It started on the playground when I made fun of a kid named Eddie.
We were in fifth grade and playing my favorite recess game, Socko, a more manly form of Dodgeball. It involved throwing a soccer-sized rubber ball at the opposing team across the line. If you hit a guy with the ball he was out. But if he managed to catch and hold onto the ball, you were out. Speed and power were of the essence.
This day Eddie was on the opposing team. He was the tallest kid in class and a little slow afoot. To get in his head I started loping around my side of the line pretending to be Eddie. My teammates started to laugh. Never one to give up the stage when the going is good, I continued my pantomime.
Finally, Eddie had had enough. "You wanna fight?" he said.
This challenge was issued in the full hearing of everyone on the Socko court. Things suddenly got very quiet, like that old E. F. Hutton commercial. Activity ceased as the crowd awaited my answer. The code of the schoolyard dictated that I not back down. To refuse would have marked me a coward, especially since I'd started the whole thing.
So I said, "Yeah."
News of the fight spread like a Southern California wildfire. It was whispered in the bathrooms, shouted in the hallways, discussed over peanut butter sandwiches in the lunch area. By the end of the day it seemed like the entire student body of Serrania Avenue Elementary School had turned out to the regular fight venue, across the street on a grassy lot.
I was nervous. While I had a quickness advantage, Eddie had height and reach on me. Also, his fists also looked like canned hams.
And so the circle formed and the two ten-year-old adversaries put up their dukes.
I got in the first lick, a right to Eddie's mouth. He shook his head a couple of times and the next thing I knew my world went red. One of those canned hams smacked me square in the snout and I started bleeding like the Red Sea.
This ended the fight as everybody recoiled in horror. Including Eddie. He did not follow up or come in for the kill. Everything just fizzled.
I walked home with my hands over my nose. My mom just about had a heart attack when she saw me caked with blood. But ten-year-old boys are supposed to do that to their mothers every now and then. It's a story as old as mankind itself.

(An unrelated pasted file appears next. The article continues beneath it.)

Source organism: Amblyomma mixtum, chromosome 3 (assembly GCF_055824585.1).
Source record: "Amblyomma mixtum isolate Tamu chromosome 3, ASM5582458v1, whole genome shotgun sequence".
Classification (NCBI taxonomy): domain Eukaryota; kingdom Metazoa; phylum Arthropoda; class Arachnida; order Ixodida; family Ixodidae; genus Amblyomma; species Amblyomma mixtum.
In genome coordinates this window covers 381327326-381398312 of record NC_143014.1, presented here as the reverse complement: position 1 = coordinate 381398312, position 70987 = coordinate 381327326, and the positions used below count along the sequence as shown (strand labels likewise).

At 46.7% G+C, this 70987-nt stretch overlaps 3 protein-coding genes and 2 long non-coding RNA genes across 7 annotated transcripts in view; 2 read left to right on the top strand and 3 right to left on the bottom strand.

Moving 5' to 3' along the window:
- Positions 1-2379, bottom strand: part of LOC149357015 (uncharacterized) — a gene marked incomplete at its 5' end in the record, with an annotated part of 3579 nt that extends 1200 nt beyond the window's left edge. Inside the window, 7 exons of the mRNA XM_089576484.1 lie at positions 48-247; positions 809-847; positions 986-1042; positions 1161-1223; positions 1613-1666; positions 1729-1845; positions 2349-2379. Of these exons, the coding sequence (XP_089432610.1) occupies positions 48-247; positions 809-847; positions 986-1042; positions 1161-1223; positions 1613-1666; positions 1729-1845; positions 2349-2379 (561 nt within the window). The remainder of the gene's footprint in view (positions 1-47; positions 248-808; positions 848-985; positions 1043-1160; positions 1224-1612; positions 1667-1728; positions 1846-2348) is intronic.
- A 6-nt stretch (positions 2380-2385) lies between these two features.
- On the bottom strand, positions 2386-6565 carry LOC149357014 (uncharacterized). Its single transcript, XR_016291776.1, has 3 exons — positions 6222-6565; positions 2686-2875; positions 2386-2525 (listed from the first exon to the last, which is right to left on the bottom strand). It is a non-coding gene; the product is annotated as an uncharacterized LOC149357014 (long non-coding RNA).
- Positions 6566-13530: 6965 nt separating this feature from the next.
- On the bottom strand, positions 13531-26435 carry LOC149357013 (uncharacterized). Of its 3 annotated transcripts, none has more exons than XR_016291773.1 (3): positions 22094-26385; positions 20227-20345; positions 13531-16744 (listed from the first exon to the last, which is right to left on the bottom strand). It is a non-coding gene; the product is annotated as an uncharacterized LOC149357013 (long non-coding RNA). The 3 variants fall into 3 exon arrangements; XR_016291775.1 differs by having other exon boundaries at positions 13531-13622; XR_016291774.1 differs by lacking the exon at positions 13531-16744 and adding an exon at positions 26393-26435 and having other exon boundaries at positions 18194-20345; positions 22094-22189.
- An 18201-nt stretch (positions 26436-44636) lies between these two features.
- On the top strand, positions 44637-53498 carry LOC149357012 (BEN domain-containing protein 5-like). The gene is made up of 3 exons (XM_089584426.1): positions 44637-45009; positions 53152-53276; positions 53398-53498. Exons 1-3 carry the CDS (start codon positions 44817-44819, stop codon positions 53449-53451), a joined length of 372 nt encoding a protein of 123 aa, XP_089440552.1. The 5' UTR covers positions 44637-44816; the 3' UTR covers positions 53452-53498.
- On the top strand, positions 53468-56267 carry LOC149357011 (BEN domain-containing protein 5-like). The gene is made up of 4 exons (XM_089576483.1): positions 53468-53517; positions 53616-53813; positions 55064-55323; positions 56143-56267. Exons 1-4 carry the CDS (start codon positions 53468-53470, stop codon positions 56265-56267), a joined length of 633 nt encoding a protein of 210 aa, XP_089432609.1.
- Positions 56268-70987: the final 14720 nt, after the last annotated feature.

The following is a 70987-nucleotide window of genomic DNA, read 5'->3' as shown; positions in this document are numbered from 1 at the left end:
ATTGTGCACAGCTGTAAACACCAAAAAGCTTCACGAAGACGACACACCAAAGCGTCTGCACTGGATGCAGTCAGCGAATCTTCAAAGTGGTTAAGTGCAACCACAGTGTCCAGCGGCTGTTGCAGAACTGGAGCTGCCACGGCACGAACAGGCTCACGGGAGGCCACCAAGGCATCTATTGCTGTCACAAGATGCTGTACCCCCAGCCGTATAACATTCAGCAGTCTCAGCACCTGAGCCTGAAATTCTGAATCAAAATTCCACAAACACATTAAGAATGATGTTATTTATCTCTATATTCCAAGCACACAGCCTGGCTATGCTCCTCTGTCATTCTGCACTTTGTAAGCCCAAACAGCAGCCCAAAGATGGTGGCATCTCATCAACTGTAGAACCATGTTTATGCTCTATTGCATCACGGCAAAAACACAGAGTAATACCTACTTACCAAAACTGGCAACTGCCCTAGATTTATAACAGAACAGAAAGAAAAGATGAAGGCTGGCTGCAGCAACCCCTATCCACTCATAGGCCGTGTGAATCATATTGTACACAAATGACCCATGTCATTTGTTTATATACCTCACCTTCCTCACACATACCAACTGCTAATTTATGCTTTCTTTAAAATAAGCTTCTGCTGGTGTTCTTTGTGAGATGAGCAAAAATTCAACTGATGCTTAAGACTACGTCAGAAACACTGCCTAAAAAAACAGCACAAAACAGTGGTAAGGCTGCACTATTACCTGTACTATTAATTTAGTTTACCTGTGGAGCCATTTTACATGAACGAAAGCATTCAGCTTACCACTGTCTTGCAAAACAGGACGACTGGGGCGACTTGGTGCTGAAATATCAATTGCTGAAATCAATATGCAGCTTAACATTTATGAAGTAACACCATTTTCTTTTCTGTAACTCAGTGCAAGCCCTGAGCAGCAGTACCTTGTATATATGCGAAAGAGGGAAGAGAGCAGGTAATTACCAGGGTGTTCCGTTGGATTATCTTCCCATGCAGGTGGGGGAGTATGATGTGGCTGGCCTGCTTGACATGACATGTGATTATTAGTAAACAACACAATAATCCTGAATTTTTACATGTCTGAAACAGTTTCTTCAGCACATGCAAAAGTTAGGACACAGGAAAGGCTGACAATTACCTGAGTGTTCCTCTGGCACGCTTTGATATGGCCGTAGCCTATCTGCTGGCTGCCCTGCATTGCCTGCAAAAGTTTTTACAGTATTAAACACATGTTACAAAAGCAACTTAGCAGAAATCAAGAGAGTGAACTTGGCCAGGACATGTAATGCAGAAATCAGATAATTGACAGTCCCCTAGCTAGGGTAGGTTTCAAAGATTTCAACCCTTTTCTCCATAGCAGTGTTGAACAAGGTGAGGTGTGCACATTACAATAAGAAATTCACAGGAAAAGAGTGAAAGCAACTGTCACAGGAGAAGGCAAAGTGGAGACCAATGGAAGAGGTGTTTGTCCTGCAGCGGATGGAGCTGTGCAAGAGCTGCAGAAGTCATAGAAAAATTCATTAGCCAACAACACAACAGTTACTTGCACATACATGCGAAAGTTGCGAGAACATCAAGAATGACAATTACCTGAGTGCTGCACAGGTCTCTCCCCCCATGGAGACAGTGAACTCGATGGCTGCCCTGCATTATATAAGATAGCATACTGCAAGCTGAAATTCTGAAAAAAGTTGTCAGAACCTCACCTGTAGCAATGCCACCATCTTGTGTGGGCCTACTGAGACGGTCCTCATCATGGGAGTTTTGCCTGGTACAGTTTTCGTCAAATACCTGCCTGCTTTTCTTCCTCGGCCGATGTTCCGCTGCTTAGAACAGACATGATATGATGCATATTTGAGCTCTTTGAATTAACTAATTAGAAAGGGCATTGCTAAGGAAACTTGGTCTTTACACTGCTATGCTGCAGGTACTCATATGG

Later that evening Eddie's mom called my mom. My mom called me to the phone. Eddie came on.
"You okay?" Eddie said.
"You gave me a bloody nose," I said.
"Sorry," Eddie said. "You gave me a fat lip."
"Sorry," I said.
There was a slight pause, then Eddie said, "Wanna be friends?"
"Okay," I said.
"Okay," Eddie said. "Bye."
I'm sure what happened was this. Eddie's mom saw her son's ballooned lip and had the same reaction my mom did. And then she said to him something like, "You are going to call and apologize."
And Eddie did.
I never forgot that, because you don't forget acts of decency. They seem rarer and rarer these days. The idea that there is a certain code of behavior for a civilized society is now more of a quaint notion than a moral imperative. And that's just a shame.
Eddie moved away the next year so we weren't in the same school anymore. Life went on. I retired from schoolyard fighting. I didn't see the point. I preferred my nose just the way it was.
Then, in high school, my basketball team went to play a non-conference game in another county. We came out on the court for our warm ups and there on the other team's bench sat Eddie. He looked exactly the same, only now he was about 6'8" and his hands were the size of dining room tables.
I ran over and stood in front of him.
He looked up and took about two seconds to recognize me. Then he broke out into a big smile and said, "Jim!"
He stood up and put out his hand and I took it. No longer were we throwing fists with them.
Because we were friends.
I thought about Eddie this week. It was a bad one in our country, with news of horrific acts performed at a respected university on the watch of a beloved football coach. There was death and violence in tent cities, and continuing breakdown of civil discourse in our political realm. Sometimes it seems like the whole society has a collective nosebleed after a getting punched in the face. And there doesn't seem to be much we can do about it.
But we can. Be kind to somebody this week. It'll probably shock them. And don't be afraid to say you're sorry if you've messed up. We flat out need more decency around here. Let it start with us.